Though Adélie penguins have survived Antarctica’s unforgiving environment for nearly 45,000 years, new research suggests human-induced climate change could wipe out half the species by century’s end. The penguins build nests out of rocks on ice-free land along the coast in the summer to keep their eggs and chicks—which lack waterproof feathers—dry. Now, warming triggered by climate change could make much of the Adélies’ habitat too warm and wet for breeding, biologists at the University of Delaware predict. Their study—which used satellite images, ground observations, and 30 years of climate data—also indicates that changing sea temperatures will limit the availability of fish that provide penguins with the bulk of their nutrition. As a result, 50 percent of the resilient bird’s colonies could disappear by 2099. “It is only in recent decades that we know Adélie penguins’ population declines are associated with warming,” study author Megan Cimino tells LiveScience?.com, “which suggests that many regions of Antarctica have warmed too much.”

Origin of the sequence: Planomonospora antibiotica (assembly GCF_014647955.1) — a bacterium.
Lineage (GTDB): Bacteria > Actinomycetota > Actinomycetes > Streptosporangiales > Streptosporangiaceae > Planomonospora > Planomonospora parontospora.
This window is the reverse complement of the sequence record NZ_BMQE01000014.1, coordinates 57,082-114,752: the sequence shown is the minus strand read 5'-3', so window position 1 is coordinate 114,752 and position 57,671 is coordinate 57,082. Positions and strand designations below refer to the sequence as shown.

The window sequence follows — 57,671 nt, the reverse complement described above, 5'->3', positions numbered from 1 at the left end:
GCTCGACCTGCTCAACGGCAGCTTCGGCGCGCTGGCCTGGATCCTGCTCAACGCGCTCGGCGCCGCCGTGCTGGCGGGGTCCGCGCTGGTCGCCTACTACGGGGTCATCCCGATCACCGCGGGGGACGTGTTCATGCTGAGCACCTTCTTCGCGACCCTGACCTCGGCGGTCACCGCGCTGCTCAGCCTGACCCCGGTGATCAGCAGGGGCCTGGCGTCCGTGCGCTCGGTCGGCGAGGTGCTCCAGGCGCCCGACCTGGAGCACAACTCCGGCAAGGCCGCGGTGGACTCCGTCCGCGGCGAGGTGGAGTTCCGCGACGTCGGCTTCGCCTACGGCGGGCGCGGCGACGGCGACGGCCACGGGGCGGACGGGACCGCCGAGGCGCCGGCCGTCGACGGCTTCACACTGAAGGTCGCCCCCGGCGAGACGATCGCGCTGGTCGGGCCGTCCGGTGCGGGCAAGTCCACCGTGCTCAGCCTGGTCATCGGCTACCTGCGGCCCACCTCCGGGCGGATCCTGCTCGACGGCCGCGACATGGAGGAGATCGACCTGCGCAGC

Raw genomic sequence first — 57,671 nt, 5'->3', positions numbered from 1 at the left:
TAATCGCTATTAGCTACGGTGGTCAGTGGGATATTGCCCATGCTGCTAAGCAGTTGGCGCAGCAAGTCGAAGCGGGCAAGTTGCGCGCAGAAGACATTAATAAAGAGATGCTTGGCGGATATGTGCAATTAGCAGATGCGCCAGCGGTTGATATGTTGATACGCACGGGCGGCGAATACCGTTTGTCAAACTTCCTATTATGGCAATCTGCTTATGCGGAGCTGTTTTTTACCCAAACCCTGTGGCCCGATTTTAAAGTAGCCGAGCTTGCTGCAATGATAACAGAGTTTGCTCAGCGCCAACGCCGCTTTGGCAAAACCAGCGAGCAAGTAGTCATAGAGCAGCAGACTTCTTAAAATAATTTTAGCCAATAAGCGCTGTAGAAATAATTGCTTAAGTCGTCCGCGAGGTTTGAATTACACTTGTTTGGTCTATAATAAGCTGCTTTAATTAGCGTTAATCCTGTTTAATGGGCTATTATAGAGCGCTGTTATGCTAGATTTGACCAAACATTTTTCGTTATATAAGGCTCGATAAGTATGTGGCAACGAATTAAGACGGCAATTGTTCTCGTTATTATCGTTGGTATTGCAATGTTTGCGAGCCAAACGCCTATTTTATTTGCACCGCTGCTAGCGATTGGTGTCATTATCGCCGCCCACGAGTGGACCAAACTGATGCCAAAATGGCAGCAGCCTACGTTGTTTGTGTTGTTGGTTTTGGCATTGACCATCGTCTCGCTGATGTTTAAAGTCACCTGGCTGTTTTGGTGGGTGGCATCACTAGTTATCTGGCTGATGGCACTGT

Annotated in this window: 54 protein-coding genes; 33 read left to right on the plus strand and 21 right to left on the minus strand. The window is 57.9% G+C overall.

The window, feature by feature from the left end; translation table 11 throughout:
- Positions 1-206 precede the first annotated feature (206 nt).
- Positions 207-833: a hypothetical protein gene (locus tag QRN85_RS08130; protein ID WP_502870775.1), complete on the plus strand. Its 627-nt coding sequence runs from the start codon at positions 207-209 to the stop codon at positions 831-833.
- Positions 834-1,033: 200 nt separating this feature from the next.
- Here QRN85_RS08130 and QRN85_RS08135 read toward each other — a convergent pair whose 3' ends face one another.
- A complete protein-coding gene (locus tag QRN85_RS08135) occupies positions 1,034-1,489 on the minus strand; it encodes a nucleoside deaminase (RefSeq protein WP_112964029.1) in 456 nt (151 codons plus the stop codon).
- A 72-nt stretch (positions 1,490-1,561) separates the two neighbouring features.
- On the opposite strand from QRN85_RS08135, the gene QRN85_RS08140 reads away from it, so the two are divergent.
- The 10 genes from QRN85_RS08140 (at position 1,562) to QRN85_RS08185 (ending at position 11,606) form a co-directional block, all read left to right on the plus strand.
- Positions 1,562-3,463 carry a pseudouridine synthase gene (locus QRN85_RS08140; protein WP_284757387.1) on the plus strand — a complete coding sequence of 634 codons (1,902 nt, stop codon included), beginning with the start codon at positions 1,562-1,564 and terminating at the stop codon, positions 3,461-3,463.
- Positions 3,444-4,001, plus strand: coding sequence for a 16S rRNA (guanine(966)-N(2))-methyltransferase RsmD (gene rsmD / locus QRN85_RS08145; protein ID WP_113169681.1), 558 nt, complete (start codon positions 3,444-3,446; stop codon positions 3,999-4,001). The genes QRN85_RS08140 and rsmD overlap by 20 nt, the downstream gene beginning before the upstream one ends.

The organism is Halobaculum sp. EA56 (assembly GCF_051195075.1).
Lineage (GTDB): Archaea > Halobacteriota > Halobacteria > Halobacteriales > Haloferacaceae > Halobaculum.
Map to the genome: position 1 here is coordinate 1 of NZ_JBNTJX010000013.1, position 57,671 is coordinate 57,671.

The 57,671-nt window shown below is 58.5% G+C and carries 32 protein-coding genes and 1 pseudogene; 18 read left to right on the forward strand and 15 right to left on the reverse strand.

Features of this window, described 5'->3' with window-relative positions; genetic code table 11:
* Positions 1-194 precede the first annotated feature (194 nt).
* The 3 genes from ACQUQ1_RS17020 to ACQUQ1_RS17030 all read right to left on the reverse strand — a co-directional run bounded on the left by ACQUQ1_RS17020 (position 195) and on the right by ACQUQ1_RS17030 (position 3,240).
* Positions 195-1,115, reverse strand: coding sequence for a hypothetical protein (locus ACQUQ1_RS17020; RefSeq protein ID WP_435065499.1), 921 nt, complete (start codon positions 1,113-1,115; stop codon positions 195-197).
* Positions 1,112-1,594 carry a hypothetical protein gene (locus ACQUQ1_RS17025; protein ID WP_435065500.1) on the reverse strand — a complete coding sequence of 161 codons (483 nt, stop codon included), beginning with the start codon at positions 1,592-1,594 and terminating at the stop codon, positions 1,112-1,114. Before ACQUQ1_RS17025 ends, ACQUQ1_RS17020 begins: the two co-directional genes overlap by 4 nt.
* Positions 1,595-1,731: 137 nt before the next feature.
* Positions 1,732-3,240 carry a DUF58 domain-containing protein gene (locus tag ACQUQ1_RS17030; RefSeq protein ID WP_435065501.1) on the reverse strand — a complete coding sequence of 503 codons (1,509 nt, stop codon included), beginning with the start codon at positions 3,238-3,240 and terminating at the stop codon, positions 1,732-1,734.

7-15-16 What Theresa May’s new cabinet really means for climate change
What Theresa May’s new cabinet really means for climate change
There is no mention of climate change in the UK’s cabinet reshuffle, but new ministers may herald a positive change from David Cameron’s poor climate record. Blink and you may have missed it, but the UK’s new cabinet under Prime Minister Theresa May has just lost a department for climate change. On the surface that may look like a bad thing, but other cabinet changes make for more positive news for the UK’s efforts to limit global warming. It might not seem like the most important question after all the turmoil and trouble caused by the country’s Brexit vote, but climate change remains by far the most important issue facing the UK and the world. It is already affecting people’s lives and the economy, and things are going to get much worse. Much, much worse if we don’t do more.
7-14-16 Saving the ozone layer is warming the planet but it can be fixed
Saving the ozone layer is warming the planet but it can be fixed